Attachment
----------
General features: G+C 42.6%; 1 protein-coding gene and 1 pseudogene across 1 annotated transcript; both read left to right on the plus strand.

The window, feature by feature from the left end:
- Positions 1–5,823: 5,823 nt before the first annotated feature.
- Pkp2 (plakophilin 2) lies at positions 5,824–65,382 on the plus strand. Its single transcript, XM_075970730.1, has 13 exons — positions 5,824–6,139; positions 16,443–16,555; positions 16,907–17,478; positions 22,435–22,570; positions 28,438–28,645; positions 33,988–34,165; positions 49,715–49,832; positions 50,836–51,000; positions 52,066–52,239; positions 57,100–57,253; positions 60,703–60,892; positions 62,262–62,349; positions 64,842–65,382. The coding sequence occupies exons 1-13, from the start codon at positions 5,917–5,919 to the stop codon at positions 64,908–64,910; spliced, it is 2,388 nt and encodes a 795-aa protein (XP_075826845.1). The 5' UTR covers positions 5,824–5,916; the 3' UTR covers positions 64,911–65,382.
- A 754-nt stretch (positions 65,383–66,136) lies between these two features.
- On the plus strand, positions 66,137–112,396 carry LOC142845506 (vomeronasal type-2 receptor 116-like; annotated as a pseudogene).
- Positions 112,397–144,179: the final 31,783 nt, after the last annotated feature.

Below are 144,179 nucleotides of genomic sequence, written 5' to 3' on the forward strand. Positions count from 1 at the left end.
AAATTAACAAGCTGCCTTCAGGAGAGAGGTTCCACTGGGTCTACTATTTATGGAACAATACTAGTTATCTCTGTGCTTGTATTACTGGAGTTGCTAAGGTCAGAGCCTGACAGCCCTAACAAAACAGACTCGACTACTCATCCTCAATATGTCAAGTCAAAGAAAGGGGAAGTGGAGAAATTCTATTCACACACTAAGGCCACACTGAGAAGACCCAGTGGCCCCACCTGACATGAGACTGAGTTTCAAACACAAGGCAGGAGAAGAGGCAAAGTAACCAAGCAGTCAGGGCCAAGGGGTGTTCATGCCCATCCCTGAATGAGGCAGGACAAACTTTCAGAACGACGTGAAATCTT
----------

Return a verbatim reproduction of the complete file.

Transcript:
General features: G+C 42.6%; 1 protein-coding gene and 1 pseudogene across 1 annotated transcript; both read left to right on the plus strand.

The window, feature by feature from the left end:
- Positions 1–5,823: 5,823 nt before the first annotated feature.
- Pkp2 (plakophilin 2) lies at positions 5,824–65,382 on the plus strand. Its single transcript, XM_075970730.1, has 13 exons — positions 5,824–6,139; positions 16,443–16,555; positions 16,907–17,478; positions 22,435–22,570; positions 28,438–28,645; positions 33,988–34,165; positions 49,715–49,832; positions 50,836–51,000; positions 52,066–52,239; positions 57,100–57,253; positions 60,703–60,892; positions 62,262–62,349; positions 64,842–65,382. The coding sequence occupies exons 1-13, from the start codon at positions 5,917–5,919 to the stop codon at positions 64,908–64,910; spliced, it is 2,388 nt and encodes a 795-aa protein (XP_075826845.1). The 5' UTR covers positions 5,824–5,916; the 3' UTR covers positions 64,911–65,382.
- A 754-nt stretch (positions 65,383–66,136) lies between these two features.
- On the plus strand, positions 66,137–112,396 carry LOC142845506 (vomeronasal type-2 receptor 116-like; annotated as a pseudogene).
- Positions 112,397–144,179: the final 31,783 nt, after the last annotated feature.

Below are 144,179 nucleotides of genomic sequence, written 5' to 3' on the forward strand. Positions count from 1 at the left end.
AAATTAACAAGCTGCCTTCAGGAGAGAGGTTCCACTGGGTCTACTATTTATGGAACAATACTAGTTATCTCTGTGCTTGTATTACTGGAGTTGCTAAGGTCAGAGCCTGACAGCCCTAACAAAACAGACTCGACTACTCATCCTCAATATGTCAAGTCAAAGAAAGGGGAAGTGGAGAAATTCTATTCACACACTAAGGCCACACTGAGAAGACCCAGTGGCCCCACCTGACATGAGACTGAGTTTCAAACACAAGGCAGGAGAAGAGGCAAAGTAACCAAGCAGTCAGGGCCAAGGGGTGTTCATGCCCATCCCTGAATGAGGCAGGACAAACTTTCAGAACGACGTGAAATCTT